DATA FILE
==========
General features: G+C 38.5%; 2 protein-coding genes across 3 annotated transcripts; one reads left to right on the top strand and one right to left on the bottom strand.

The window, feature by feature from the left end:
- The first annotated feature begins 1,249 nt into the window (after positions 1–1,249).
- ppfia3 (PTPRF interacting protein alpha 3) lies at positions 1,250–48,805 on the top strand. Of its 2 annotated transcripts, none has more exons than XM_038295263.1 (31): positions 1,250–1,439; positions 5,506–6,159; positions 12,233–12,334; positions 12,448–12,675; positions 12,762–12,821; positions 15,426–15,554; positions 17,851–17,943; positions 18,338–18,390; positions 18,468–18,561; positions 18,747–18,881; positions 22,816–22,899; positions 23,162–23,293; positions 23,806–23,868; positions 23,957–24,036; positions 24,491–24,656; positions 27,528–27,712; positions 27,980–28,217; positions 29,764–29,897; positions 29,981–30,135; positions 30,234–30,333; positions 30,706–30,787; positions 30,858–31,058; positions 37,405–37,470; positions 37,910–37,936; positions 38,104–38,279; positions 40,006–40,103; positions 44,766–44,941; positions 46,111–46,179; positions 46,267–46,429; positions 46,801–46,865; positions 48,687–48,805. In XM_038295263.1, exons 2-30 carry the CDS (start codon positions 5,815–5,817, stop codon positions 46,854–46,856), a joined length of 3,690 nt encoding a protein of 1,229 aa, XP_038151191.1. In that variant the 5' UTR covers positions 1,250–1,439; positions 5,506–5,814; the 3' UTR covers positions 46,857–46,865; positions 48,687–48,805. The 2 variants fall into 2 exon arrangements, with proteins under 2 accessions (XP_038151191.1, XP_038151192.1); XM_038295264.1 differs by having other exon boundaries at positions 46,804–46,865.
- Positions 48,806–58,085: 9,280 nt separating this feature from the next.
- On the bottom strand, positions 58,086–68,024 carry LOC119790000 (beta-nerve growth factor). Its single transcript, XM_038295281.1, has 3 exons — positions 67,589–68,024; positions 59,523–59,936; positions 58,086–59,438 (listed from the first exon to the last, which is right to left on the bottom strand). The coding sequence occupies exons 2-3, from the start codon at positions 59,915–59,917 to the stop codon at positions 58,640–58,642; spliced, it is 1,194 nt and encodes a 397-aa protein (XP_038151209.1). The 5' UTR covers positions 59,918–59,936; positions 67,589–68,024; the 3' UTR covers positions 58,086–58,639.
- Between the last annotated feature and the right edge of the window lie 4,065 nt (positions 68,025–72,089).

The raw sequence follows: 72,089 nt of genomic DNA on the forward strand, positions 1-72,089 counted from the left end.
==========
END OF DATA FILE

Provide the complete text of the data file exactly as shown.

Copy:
General features: G+C 38.5%; 2 protein-coding genes across 3 annotated transcripts; one reads left to right on the top strand and one right to left on the bottom strand.

The window, feature by feature from the left end:
- The first annotated feature begins 1,249 nt into the window (after positions 1–1,249).
- ppfia3 (PTPRF interacting protein alpha 3) lies at positions 1,250–48,805 on the top strand. Of its 2 annotated transcripts, none has more exons than XM_038295263.1 (31): positions 1,250–1,439; positions 5,506–6,159; positions 12,233–12,334; positions 12,448–12,675; positions 12,762–12,821; positions 15,426–15,554; positions 17,851–17,943; positions 18,338–18,390; positions 18,468–18,561; positions 18,747–18,881; positions 22,816–22,899; positions 23,162–23,293; positions 23,806–23,868; positions 23,957–24,036; positions 24,491–24,656; positions 27,528–27,712; positions 27,980–28,217; positions 29,764–29,897; positions 29,981–30,135; positions 30,234–30,333; positions 30,706–30,787; positions 30,858–31,058; positions 37,405–37,470; positions 37,910–37,936; positions 38,104–38,279; positions 40,006–40,103; positions 44,766–44,941; positions 46,111–46,179; positions 46,267–46,429; positions 46,801–46,865; positions 48,687–48,805. In XM_038295263.1, exons 2-30 carry the CDS (start codon positions 5,815–5,817, stop codon positions 46,854–46,856), a joined length of 3,690 nt encoding a protein of 1,229 aa, XP_038151191.1. In that variant the 5' UTR covers positions 1,250–1,439; positions 5,506–5,814; the 3' UTR covers positions 46,857–46,865; positions 48,687–48,805. The 2 variants fall into 2 exon arrangements, with proteins under 2 accessions (XP_038151191.1, XP_038151192.1); XM_038295264.1 differs by having other exon boundaries at positions 46,804–46,865.
- Positions 48,806–58,085: 9,280 nt separating this feature from the next.
- On the bottom strand, positions 58,086–68,024 carry LOC119790000 (beta-nerve growth factor). Its single transcript, XM_038295281.1, has 3 exons — positions 67,589–68,024; positions 59,523–59,936; positions 58,086–59,438 (listed from the first exon to the last, which is right to left on the bottom strand). The coding sequence occupies exons 2-3, from the start codon at positions 59,915–59,917 to the stop codon at positions 58,640–58,642; spliced, it is 1,194 nt and encodes a 397-aa protein (XP_038151209.1). The 5' UTR covers positions 59,918–59,936; positions 67,589–68,024; the 3' UTR covers positions 58,086–58,639.
- Between the last annotated feature and the right edge of the window lie 4,065 nt (positions 68,025–72,089).

The raw sequence follows: 72,089 nt of genomic DNA on the forward strand, positions 1-72,089 counted from the left end.